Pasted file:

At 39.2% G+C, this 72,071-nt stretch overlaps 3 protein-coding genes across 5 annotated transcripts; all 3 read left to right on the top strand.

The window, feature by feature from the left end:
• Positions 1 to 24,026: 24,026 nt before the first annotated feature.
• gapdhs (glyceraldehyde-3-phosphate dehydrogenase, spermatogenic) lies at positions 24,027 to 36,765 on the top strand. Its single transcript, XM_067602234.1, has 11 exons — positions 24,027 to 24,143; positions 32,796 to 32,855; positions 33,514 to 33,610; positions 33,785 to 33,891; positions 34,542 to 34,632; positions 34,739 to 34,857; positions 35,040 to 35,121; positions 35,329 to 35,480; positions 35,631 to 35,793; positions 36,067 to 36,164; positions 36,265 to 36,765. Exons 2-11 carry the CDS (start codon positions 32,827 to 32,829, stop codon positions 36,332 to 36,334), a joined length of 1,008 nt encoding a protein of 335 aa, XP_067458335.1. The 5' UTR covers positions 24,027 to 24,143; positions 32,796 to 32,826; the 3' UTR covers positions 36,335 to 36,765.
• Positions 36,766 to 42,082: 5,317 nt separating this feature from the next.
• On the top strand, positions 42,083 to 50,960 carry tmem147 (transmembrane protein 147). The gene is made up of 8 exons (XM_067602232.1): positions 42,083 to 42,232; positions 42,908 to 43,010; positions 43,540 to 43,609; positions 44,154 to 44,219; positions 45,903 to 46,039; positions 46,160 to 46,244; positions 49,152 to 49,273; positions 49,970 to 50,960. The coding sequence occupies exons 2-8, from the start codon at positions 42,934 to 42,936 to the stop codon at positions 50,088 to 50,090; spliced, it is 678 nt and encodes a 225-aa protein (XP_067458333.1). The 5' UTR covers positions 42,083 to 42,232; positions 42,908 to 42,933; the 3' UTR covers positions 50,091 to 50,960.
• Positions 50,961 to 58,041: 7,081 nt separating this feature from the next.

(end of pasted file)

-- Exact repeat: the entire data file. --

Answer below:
At 39.2% G+C, this 72,071-nt stretch overlaps 3 protein-coding genes across 5 annotated transcripts; all 3 read left to right on the top strand.

The window, feature by feature from the left end:
• Positions 1 to 24,026: 24,026 nt before the first annotated feature.
• gapdhs (glyceraldehyde-3-phosphate dehydrogenase, spermatogenic) lies at positions 24,027 to 36,765 on the top strand. Its single transcript, XM_067602234.1, has 11 exons — positions 24,027 to 24,143; positions 32,796 to 32,855; positions 33,514 to 33,610; positions 33,785 to 33,891; positions 34,542 to 34,632; positions 34,739 to 34,857; positions 35,040 to 35,121; positions 35,329 to 35,480; positions 35,631 to 35,793; positions 36,067 to 36,164; positions 36,265 to 36,765. Exons 2-11 carry the CDS (start codon positions 32,827 to 32,829, stop codon positions 36,332 to 36,334), a joined length of 1,008 nt encoding a protein of 335 aa, XP_067458335.1. The 5' UTR covers positions 24,027 to 24,143; positions 32,796 to 32,826; the 3' UTR covers positions 36,335 to 36,765.
• Positions 36,766 to 42,082: 5,317 nt separating this feature from the next.
• On the top strand, positions 42,083 to 50,960 carry tmem147 (transmembrane protein 147). The gene is made up of 8 exons (XM_067602232.1): positions 42,083 to 42,232; positions 42,908 to 43,010; positions 43,540 to 43,609; positions 44,154 to 44,219; positions 45,903 to 46,039; positions 46,160 to 46,244; positions 49,152 to 49,273; positions 49,970 to 50,960. The coding sequence occupies exons 2-8, from the start codon at positions 42,934 to 42,936 to the stop codon at positions 50,088 to 50,090; spliced, it is 678 nt and encodes a 225-aa protein (XP_067458333.1). The 5' UTR covers positions 42,083 to 42,232; positions 42,908 to 42,933; the 3' UTR covers positions 50,091 to 50,960.
• Positions 50,961 to 58,041: 7,081 nt separating this feature from the next.